Joye Brown has been a columnist for Newsday since 2006. She joined the newspaper in 1983 and has
It's astonishing the lengths to which Nassau and Suffolk counties will go not to raise taxes. Last week, County Executive Edward Mangano announced a proposed no-increase budget for 2013 in Nassau. To the east, County Executive Steve Bellone announced a proposed no-increase-in-the-general fund budget for Suffolk.
But wait a minute.
Mangano's budget raises fees, many of them significantly, as a way to tap more revenue for Nassau, which is under fiscal watch from a state control board.
Meanwhile, Bellone proposed increasing taxes in the police portion of the budget. Like Mangano's higher fees, which will hit only those who must pay, it's a politically neutral move because residents always want police protection.
Which is good because most Suffolk residents will pay the higher cost.
But while the counties are shy about raising tax-and-fee revenue, Long Island's towns and cities are taking a more direct approach.
A quick analysis of a series of reports in Friday's Newsday shows that executives in all but one town -- Southampton -- are considering the possibility of raising taxes.
In Long Beach, where officials have been unable to get State Senate Majority Leader Dean Skelos' (R-Rockville Center) support for state approval for deficit financing, proposed increases of 6.6 percent over three years would be the region's steepest.
Officials in most other municipalities, however, said they intended to try to stay under or close to the state's mandatory 2 percent cap on tax increases. But two towns -- Islip and Brookhaven, Long Island's largest -- find themselves grappling with the question of whether they might consider increases that would, by a needed majority vote of the town boards, pierce the cap.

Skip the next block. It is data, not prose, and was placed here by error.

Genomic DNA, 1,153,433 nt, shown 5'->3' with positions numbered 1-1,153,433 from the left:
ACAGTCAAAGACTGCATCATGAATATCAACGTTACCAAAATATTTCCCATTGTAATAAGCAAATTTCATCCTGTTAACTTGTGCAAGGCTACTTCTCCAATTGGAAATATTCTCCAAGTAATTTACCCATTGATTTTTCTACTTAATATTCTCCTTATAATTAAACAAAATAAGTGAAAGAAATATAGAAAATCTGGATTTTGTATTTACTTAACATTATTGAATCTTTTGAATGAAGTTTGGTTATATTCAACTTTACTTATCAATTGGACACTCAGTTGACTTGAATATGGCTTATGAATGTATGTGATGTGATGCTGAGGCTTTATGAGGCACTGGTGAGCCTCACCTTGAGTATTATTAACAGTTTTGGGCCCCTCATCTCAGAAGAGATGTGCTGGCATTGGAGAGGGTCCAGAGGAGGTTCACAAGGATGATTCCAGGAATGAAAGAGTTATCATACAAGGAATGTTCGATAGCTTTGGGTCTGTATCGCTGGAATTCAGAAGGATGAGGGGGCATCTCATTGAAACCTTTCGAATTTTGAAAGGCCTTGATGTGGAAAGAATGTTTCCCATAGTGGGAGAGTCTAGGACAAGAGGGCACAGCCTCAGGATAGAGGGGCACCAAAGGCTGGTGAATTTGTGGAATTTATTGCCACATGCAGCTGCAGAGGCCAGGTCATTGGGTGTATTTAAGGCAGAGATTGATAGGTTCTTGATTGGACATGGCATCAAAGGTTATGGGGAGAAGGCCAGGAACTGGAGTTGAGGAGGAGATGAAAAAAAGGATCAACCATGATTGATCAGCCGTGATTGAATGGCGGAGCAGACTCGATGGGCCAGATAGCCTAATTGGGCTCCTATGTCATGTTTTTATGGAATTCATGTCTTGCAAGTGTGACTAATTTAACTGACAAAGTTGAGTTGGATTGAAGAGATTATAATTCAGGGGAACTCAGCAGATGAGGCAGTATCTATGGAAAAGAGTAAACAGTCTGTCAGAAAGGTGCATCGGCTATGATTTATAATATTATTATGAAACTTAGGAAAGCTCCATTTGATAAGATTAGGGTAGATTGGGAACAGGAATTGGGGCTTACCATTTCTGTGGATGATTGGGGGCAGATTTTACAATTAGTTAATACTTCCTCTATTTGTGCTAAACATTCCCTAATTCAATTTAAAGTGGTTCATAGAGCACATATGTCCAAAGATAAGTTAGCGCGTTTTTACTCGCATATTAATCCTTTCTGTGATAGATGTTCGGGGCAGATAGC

It's hard to blame Mangano or Bellone for seeking politically safe harbor on tax increases. In Nassau, the Republican Party views county no-increase budgets as a political necessity.
But the county accounts for a pittance of the property tax bill. The largest part comes from school districts, most of which easily get resident approval to raise taxes or pierce the 2-year-old cap.
In towns, which cover the middle, politicians are fearful of raising taxes, too. But they know that (until re-election season) most residents reserve the toughest criticism for the counties.
Nonetheless, taken together, Long Island has some of the highest property taxes in the nation.
It's money that, according to Pearl Kamer, chief economist for the Long Island Association, otherwise would go toward consumer or business spending. "Residents are taking money from the private sector and putting it into the public sector," she said. "There is an economic impact."
Where's the relief? "That won't come, for the counties, the towns or the school districts, until the rising costs of mandates, health care insurance and pensions are under control," said Kevin Law, president of the LIA, the region's largest business group.
Until then, Long Island will see more layoffs and more service cuts as municipalities are forced to remake themselves. Some, thanks to strong leadership, are doing that better than others.
For now at least.